Happiness. Joy. Euphoria. All words to describe a general state of contentment, pleasantness, and/or pleasure. Books have been written about ways to live the happiest life ever… countless hours of research have gone into the very concept of what makes people the happiest. Mottos are derived around “Do what makes you happy…” Yet, what happens when those feelings fade, and the not so “fun” ones take over? When sadness creeps in?
This past weekend, TJ and I were driving to have lunch when suddenly feelings of sadness overcame me. I simply couldn’t explain why though. We were having a great day, had picked out some tile for our soon-to-be remodeled bathrooms and were heading over to my parent’s house later that evening for a fun birthday BBQ. So, what was my deal?? I turned to TJ and said, “I just have this overwhelming need to cry.” Genuine in his response he said, “It’s okay, sometimes I love to cry. Want to cry it out together?” There was both truth and humor to his statement. I kind of laughed while I had tears in my eyes.
Fast forward to Tuesday at work, when a few of us headed to see the movie “Inside Out,” (the benefits of working in the mental health field :)). If you haven’t seen it, see it. If you have, you know what I am talking about. The film enters the mind of an 11-year old girl whose mind is “controlled” by five basic emotions: Joy, Sadness, Anger, Disgust, and Fear. The movie, in general, is a lesson on emotional maturity, simplified for children, although, I’d argue, it was just the right explanation for me, a therapist and in my 30’s. It struck a cord with me. It took me right back to that Saturday afternoon in the car with TJ. Simply put. We can’t be happy all the time.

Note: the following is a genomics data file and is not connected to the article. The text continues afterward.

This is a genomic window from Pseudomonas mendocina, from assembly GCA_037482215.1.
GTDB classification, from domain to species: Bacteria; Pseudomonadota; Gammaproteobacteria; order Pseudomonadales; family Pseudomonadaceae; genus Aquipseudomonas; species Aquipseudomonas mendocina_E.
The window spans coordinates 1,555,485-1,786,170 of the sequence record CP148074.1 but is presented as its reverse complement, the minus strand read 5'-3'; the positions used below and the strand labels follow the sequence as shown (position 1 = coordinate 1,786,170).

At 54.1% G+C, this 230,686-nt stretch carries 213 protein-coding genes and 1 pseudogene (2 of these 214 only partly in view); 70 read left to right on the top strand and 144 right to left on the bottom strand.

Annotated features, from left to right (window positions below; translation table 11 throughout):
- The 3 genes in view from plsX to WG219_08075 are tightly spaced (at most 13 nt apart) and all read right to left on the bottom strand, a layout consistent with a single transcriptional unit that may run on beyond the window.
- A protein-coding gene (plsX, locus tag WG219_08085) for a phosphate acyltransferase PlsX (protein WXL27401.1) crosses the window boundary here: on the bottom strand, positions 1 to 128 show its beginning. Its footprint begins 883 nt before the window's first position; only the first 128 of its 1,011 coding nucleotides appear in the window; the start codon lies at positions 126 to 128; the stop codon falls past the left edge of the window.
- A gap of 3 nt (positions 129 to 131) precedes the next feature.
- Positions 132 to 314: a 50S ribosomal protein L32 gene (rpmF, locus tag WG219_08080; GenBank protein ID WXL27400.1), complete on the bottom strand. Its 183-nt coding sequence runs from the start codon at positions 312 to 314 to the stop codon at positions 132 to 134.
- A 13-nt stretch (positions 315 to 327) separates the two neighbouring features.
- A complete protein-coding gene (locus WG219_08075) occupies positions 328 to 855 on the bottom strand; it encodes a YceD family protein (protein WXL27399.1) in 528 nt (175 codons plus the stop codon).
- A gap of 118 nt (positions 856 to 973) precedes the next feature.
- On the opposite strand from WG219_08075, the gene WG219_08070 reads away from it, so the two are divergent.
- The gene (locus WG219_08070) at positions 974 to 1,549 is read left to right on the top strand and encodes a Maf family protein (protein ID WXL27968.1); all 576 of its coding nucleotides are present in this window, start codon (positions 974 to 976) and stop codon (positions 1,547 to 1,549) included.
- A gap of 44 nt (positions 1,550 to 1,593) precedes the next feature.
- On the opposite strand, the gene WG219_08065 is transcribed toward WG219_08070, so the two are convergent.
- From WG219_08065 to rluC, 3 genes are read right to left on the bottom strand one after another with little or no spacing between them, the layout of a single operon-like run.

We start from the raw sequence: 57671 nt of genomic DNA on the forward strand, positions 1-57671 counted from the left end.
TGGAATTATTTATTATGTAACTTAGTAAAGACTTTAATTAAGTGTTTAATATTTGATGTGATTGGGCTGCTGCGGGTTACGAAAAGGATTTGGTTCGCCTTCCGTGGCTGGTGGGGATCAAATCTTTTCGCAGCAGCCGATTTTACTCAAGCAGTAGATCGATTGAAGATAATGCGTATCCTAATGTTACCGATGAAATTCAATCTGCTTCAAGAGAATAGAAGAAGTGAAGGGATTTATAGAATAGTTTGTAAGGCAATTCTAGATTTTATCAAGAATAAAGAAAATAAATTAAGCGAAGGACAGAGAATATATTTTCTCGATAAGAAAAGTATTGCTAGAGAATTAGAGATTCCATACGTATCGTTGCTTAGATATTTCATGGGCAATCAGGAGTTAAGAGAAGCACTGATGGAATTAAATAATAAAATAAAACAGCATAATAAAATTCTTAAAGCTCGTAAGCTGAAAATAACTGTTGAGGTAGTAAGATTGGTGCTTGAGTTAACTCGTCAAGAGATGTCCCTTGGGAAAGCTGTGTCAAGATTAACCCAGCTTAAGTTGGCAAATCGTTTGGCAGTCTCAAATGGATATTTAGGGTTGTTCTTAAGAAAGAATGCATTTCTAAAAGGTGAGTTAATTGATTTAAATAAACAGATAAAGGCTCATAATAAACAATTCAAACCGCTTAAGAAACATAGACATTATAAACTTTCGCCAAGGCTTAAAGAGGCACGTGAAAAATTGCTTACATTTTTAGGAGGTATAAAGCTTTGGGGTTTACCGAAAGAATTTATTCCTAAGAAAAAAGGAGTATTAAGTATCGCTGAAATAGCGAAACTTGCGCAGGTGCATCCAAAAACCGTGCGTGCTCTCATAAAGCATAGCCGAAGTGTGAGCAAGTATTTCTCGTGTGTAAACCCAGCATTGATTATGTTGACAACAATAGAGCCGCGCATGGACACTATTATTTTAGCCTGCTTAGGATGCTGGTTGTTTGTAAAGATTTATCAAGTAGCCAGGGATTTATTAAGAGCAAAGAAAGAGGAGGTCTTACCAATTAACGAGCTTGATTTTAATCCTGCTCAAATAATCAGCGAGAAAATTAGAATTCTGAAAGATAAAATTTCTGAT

I’ve tried to imagine a world in which there isn’t any feeling other than happiness. Quite frankly, it scares me. Why? It seems slightly fake. Contrived. I think about the times in my life when I’ve felt real sadness (i.e. after a break-up, the death of one of my grandparents, being let down, or even after feeling like I’ve completely failed in an endeavor) and those are the moments that have also produced the most self-growth within myself. I had to learn how to mange those feelings appropriately, allow myself to feel them, and then put together a plan to move forward. Sometimes it required the help of others, which ultimately brought us closer together, or sometimes it required me and only me. It’s often through my sadness that I have come up with the best solutions. Or, even more simply put, how would you know joy without sadness?
Granted, the surge of emotions I was feeling Saturday afternoon could have been the abnormal amounts of hormones that are currently racing through my body, but I like to think it was my mind, or body’s, way of telling me to do a mental check. Have I been focusing on the things that are most important to me? Am I in relationships that support and fulfill? Who am I surrounding myself with? Or, at an even more basic level, it was my way of shedding the stress from the week, and preparing myself for the fun of the remaining weekend.
The take home message for me? That it’s okay to let myself feel all of my emotions. Each emotion serves a purpose… or it wouldn’t be there. That communicating them in a mature and adult manner to those I trust and love can be refreshing and helpful. That it’s okay to sit with them… it may take 5 minutes, it may take a few hours, or maybe a week or two… but to allow myself the genuine experience each is giving me. That having two different emotions at the same time is normal (when I was laughing and had tears in my eyes at TJ’s response to me…). And that after I allow all of that process to take place, I land back on happiness… because honestly, it’s a much more pleasant place to be!